The next morning she called Kittie into the room and said: "Kittie, I want to tell you what I saw last night." She then proceeded to tell her the same as she had told me the evening before. Then she said: "Now, Kittie, you will forgive me for ever being cross to you won't you?"

      Kittie answered, "Little darling, you have never been cross to me. Will you forgive me, sister, for being cross to you?"

      "Darling sister," she said, "that is all right."

      Thursday night she was paralyzed in her left side so that she had no use of it. Friday all day she lay unconscious, and that night the same. Saturday, about ten o'clock, she commenced to whisper. We could hear her say: "Papa, Mama." We tried to understand her, but at first could not. She kept whispering plainer, and finally we heard her say: "Take--me-- upstairs. I--want--to--lie--on--my--own--bed--once--more." But of course we could not move her. Suddenly she said aloud: "I am going to die! kiss me quick, Mama."

      I bent down and kissed her, and she looked so wretched. I said: "Jennie, you will not have to go alone; Jesus will take you."

      She answered: "I know it. I wish that He would come this minute. Kiss me again, Mama."

      I did so; then she wished us to sing. Again, without giving one thought, I commenced singing the same words that I sang the Tuesday before. She raised her right hand arm's length, and began to wave it and bow her head. Oh! she was so happy. Then she said: "Play." They brought the guitar, and she continued to wave her little hand, while I played and sang the whole piece. One of her aunts, standing near the bed took hold of her hand to stop it, but it moved just the same; and I said: "Ollie, let go of her hand, that is the Lord's doings." After I finished, she kissed her father, mother, and sister and bade them goodbye; then called four other very dear friends and told them goodbye after kissing them. She then called for a book and wanted the music teacher, who was present, to play and sing a piece which she dearly loved.

      Before she was sick she would have little prayer meetings, and her sweet little face would shine with happiness. She would say: "Oh, Mama, how the Lord has blessed me."

      While the dear teacher was playing and singing her favorite she was waving her little hand. We sang three or four other pieces around her bed. We all thought that Jesus would take her then. Oh, what joy! it was heaven below. Jesus was there and the room was filled with glory on account of of His presence. Two of her aunts said that it seemed as though they were in heaven.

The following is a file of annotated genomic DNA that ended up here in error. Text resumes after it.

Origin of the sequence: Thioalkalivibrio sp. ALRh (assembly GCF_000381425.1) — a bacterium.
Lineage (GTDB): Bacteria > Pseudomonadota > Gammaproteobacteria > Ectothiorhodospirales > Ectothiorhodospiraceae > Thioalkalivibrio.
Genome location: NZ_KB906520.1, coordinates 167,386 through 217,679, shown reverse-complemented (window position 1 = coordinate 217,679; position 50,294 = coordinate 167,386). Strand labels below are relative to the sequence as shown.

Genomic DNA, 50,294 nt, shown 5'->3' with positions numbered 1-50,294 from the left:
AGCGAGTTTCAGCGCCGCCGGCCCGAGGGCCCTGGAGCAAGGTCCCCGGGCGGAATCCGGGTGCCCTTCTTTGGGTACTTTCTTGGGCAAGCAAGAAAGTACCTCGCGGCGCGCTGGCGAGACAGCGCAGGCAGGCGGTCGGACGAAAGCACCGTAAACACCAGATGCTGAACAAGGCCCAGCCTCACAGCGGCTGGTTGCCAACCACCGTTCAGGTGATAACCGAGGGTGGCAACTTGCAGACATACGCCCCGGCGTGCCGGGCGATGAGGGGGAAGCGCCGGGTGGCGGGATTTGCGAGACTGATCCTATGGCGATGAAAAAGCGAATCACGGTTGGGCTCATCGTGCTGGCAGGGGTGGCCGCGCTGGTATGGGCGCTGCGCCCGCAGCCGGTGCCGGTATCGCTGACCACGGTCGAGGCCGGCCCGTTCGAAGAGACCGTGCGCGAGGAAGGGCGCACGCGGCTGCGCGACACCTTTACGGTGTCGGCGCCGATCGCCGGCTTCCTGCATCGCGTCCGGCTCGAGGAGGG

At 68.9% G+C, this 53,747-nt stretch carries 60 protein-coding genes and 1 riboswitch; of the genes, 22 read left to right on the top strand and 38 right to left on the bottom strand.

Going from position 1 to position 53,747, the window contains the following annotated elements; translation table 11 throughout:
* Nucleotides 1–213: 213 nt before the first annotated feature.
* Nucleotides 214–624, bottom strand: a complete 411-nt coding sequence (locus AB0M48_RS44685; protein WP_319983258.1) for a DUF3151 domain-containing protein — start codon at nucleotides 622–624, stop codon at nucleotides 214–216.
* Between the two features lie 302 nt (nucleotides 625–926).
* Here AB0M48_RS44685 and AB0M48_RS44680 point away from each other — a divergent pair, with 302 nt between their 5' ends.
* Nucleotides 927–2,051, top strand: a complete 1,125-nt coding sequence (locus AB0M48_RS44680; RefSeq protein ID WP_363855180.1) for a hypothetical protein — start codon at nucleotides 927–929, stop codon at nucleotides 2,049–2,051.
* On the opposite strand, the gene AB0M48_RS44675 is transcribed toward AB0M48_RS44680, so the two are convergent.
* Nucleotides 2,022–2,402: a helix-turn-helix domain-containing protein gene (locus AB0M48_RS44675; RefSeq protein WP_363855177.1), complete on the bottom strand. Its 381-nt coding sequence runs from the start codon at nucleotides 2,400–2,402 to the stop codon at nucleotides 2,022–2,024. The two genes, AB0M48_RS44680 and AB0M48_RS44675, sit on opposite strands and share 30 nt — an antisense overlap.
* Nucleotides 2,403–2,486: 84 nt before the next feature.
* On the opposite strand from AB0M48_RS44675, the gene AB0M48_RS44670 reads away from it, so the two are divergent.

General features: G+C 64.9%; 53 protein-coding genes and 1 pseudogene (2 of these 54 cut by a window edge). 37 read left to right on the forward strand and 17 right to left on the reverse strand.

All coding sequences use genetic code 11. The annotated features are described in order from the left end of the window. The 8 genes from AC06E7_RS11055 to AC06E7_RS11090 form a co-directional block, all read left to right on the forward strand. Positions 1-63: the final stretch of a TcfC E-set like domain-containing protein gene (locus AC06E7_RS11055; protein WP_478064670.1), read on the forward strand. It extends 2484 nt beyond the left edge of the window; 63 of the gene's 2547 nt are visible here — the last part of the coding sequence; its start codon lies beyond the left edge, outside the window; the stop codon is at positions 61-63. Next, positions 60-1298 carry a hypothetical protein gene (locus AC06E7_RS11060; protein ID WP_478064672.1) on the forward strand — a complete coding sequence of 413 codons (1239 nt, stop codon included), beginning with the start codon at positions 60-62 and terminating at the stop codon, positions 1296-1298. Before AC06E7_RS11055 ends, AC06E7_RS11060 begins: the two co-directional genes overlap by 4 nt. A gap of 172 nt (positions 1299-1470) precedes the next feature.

She never spoke after that, but would try to make us understand by motioning when she wanted anything. Sometimes it would take us a long time, but she would be so patient. She was ready and waiting. She had peace that the world cannot give, and, praise God! that the world cannot take away. The dear little one lived until the next Tuesday afternoon, and went to Jesus about three o'clock. That was the time she saw the vision the Tuesday before. Tuesday morning before daylight she tried to tell me something. I said "Sing?" She looked so happy and bowed her head. I began singing: "I am Jesus' little lamb." She bowed her head again. In the forenoon she kept looking at her aunts, Ollie and Belle, and pointing up. Oh! it meant so much. It seemed to me that she was saying, that it meant: "Meet me in heaven." Finally she motioned for me to raise the window curtain. I did so and she looked out the window so eagerly, as though she was expecting to see the little children. Then the little blue eyes closed to open no more in this world, but in heaven.

      --Mrs. L. Jones.


      A poor emigrant had gone to Australia to "make his fortune," leaving a wife and little son in England. When he had made some money, he wrote home to his wife: "Come out to me here; I send the money for your passage; I want to see you and my boy." The wife took ship as soon as she could, and started for her new home. One night, as they were all asleep there sounded the dreaded cry of "Fire, fire!" Everyone rushed on deck and the boats were soon filled. The last one was just pushing off then a cry of "there are two more on deck," arose. They were the mother and her son. Alas! "Only room for one," the sailors shouted. Which was to go? The mother thought of her far away home, her husband looking out lovingly and longingly for his wife. Then she glanced at the boy, clinging frightened to her skirts. She could not let him die. There was no time to lose. Quick! quick! The flames were getting around. Snatching the child, she held him to her a moment. "Willie, tell Father I died for you!" Then the boy as lowered into the sailor's willing arms. She died for him.


Back to S.B. Shaw index.

See Also:
   Children's Edition of Touching Incidents: Introduction and Preface
   Children's Edition of Touching Incidents: Part 1
   Children's Edition of Touching Incidents: Part 2
   Children's Edition of Touching Incidents: Part 3
   Children's Edition of Touching Incidents: Part 4
   Children's Edition of Touching Incidents: Part 5